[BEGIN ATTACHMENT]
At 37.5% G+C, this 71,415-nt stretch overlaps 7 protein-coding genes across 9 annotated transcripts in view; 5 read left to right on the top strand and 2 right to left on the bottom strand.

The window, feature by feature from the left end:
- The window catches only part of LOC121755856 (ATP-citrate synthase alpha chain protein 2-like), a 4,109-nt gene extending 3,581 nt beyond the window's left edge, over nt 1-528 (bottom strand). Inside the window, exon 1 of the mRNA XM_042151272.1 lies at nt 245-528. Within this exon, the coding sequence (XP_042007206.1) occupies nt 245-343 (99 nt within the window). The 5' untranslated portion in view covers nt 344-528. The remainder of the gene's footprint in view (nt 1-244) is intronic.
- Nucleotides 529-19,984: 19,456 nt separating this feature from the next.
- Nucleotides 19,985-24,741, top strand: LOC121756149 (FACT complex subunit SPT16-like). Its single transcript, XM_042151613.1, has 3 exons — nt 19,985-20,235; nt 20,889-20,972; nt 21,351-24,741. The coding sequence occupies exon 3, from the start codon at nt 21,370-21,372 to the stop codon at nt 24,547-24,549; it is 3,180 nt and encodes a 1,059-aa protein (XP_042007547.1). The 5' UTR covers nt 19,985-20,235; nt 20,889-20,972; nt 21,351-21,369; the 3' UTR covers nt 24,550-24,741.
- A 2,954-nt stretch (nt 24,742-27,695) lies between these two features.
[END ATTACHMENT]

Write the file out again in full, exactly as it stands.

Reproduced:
At 37.5% G+C, this 71,415-nt stretch overlaps 7 protein-coding genes across 9 annotated transcripts in view; 5 read left to right on the top strand and 2 right to left on the bottom strand.

The window, feature by feature from the left end:
- The window catches only part of LOC121755856 (ATP-citrate synthase alpha chain protein 2-like), a 4,109-nt gene extending 3,581 nt beyond the window's left edge, over nt 1-528 (bottom strand). Inside the window, exon 1 of the mRNA XM_042151272.1 lies at nt 245-528. Within this exon, the coding sequence (XP_042007206.1) occupies nt 245-343 (99 nt within the window). The 5' untranslated portion in view covers nt 344-528. The remainder of the gene's footprint in view (nt 1-244) is intronic.
- Nucleotides 529-19,984: 19,456 nt separating this feature from the next.
- Nucleotides 19,985-24,741, top strand: LOC121756149 (FACT complex subunit SPT16-like). Its single transcript, XM_042151613.1, has 3 exons — nt 19,985-20,235; nt 20,889-20,972; nt 21,351-24,741. The coding sequence occupies exon 3, from the start codon at nt 21,370-21,372 to the stop codon at nt 24,547-24,549; it is 3,180 nt and encodes a 1,059-aa protein (XP_042007547.1). The 5' UTR covers nt 19,985-20,235; nt 20,889-20,972; nt 21,351-21,369; the 3' UTR covers nt 24,550-24,741.
- A 2,954-nt stretch (nt 24,742-27,695) lies between these two features.